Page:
Do MAiD recipients have access to supportive services such as palliative care?

Health Canada’s First Annual Report on MAID in Canada (2019) reports that the majority of people who received MAiD in 2019 (82.1%) received palliative care services.

Is the Alzheimer Society supporting advance requests for MAiD?

The Alzheimer Society recognizes that people living with dementia are individuals – first and foremost. They have the same rights as everyone else, including the right to participate in decisions about their life and care. We respect the rights of all people with dementia to advocate for their individual best interests, including advocating for access to MAiD through advance requests. 

The Society has a position statement on MAiD. It was approved by the national Board of Directors in October 2019.

Read our full statement on medical assistance in dying (PDF).

What is the Alzheimer Society doing to support the end-of-life wishes of people living with dementia?

The Society’s role is to educate, inform and support people living with dementia and to honour their rights and their choices. Here’s how we support the end-of-life wishes of people living with dementia through advocacy, education and research:


As a member of the Quality End-of-Life Care Coalition of Canada (QELCCC), we work with other organizations to increase public awareness and improve access to quality end-of-life care for all Canadians. The Alzheimer Society will continue to ensure that people with dementia are represented when changes to government policy are being considered.

Learn more about our advocacy efforts.


The Alzheimer Society provides people living with dementia and their families with the support and information needed to make informed decisions about their care, including at the end of life. We encourage people with dementia and their families to put an advance care plan in place as soon as possible after diagnosis.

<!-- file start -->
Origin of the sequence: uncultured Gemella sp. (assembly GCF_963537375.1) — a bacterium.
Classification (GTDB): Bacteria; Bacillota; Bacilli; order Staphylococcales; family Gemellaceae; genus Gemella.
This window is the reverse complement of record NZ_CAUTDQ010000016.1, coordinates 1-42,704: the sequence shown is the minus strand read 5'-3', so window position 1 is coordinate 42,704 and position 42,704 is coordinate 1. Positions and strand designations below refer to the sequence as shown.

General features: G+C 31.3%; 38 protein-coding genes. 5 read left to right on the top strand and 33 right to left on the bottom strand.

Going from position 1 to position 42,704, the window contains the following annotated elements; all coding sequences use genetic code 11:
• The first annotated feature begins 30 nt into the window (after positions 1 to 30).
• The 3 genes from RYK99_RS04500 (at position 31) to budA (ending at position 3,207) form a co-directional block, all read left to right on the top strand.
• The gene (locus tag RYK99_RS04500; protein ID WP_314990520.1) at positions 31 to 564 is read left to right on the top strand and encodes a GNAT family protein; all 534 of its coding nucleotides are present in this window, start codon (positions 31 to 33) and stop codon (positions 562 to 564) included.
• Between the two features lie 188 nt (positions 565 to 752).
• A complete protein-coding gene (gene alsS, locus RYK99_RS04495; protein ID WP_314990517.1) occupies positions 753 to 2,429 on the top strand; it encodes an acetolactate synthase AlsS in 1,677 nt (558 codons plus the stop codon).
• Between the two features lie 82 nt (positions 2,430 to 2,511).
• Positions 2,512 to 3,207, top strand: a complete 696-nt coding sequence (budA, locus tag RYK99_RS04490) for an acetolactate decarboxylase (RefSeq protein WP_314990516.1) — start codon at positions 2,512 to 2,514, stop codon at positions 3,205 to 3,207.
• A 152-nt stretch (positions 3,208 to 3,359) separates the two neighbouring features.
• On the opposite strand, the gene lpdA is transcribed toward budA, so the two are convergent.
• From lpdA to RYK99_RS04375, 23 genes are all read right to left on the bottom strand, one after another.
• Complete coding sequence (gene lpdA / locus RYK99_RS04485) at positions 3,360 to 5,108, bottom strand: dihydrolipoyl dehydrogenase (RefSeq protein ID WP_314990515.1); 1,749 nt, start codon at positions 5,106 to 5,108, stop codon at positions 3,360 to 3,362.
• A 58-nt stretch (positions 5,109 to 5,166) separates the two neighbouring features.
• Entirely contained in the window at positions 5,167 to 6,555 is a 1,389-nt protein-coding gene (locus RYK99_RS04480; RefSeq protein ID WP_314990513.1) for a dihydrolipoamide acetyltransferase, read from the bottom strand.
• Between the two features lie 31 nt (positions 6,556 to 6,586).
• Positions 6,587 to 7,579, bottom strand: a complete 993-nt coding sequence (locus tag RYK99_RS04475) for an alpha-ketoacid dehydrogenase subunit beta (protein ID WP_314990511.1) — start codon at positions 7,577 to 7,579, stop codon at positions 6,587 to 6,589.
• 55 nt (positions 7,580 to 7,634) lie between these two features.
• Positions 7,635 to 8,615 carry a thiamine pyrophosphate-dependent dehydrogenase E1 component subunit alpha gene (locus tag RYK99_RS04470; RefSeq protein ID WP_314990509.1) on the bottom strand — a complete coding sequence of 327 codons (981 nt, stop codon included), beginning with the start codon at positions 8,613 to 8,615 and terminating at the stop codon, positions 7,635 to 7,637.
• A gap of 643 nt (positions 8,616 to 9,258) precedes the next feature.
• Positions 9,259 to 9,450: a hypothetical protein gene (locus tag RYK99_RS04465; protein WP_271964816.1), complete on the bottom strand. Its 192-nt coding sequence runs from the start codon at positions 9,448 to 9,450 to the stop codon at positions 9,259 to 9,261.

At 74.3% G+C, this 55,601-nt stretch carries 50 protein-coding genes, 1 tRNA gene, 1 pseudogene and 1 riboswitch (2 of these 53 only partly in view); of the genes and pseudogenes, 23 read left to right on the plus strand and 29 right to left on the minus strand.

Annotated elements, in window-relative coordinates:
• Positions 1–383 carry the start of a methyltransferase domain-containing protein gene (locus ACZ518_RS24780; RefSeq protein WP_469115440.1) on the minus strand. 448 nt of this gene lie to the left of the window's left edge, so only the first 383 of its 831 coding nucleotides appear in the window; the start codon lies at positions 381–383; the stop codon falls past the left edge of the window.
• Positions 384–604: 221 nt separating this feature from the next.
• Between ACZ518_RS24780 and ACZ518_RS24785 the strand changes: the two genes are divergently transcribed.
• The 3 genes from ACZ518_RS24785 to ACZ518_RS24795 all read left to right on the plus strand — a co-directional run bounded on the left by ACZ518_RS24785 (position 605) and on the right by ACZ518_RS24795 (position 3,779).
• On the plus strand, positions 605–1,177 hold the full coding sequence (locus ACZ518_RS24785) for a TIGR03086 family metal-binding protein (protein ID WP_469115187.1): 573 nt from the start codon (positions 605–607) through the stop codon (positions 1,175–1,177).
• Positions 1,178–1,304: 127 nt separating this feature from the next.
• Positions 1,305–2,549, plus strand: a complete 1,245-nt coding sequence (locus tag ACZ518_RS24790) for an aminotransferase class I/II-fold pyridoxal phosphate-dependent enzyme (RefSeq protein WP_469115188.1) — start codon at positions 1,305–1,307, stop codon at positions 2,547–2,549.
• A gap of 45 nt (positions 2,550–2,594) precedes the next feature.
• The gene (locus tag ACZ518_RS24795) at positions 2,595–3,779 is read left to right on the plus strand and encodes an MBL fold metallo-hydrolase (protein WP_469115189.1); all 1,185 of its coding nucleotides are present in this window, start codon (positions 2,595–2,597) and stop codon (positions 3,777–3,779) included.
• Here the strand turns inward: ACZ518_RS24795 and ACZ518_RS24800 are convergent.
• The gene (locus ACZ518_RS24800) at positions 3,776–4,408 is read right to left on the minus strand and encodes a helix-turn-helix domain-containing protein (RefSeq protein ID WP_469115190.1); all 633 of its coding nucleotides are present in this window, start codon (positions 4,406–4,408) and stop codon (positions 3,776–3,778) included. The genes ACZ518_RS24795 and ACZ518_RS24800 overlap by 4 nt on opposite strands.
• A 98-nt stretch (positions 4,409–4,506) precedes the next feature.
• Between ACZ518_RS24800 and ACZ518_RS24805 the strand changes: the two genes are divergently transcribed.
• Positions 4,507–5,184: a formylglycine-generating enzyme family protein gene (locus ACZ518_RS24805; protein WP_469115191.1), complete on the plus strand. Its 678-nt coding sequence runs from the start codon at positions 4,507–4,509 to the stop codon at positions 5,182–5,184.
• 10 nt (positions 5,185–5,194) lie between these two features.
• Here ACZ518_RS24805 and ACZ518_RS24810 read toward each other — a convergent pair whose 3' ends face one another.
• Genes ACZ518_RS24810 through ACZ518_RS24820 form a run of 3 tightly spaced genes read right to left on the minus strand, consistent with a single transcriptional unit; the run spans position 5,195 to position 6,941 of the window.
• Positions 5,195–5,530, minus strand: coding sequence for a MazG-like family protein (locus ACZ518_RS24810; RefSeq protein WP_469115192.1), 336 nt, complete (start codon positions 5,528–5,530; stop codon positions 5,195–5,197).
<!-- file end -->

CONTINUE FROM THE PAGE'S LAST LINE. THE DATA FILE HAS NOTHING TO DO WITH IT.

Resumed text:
Learn more about end-of-life care.


The Alzheimer Society Research Program (ASRP) funds innovative research that brings us closer to a future without dementia, and that improves the quality of life and care for people with dementia. The ASRP has funded researchers who study end-of-life care options for people with dementia, including research that explores Canadians’ attitudes toward MAiD for people with dementia. 

Learn more about the ASRP and the research we fund.

How can I make my opinion on MAiD heard?

MAiD and advance requests for people living with dementia are complex issues with no easy answers. It’s important for the Alzheimer Society of Canada to be aware of what Canadians think about MAiD. Whether you are in favour or against, we are here to listen to you.

Please contact us at [email protected] or reach out to your local Society.

You can also make your voice heard by contacting your Member of Parliament:

More useful links and resources

Medical assistance in dying. Alzheimer Society of Canada, October 2019. Our full position statement on this topic.

First annual report on medical assistance in dying in Canada, 2019Health Canada, July 2020. This report lists the numbers behind medical assistance in dying (MAiD) in Canada, broken down by province and territory, for the 2019 calendar year. This provides the most comprehensive portrait of MAID in Canada to date.

Medical Assistance in Dying (MAiD) in Dementia. Canadian Association of MAiD Assessors and Providers, 2019. This paper provides a comprehensive overview of eligibility requirements for medical assistance in dying (MAiD) in Canada, helping healthcare providers assess whether a patient living with dementia can access MAiD should they request it.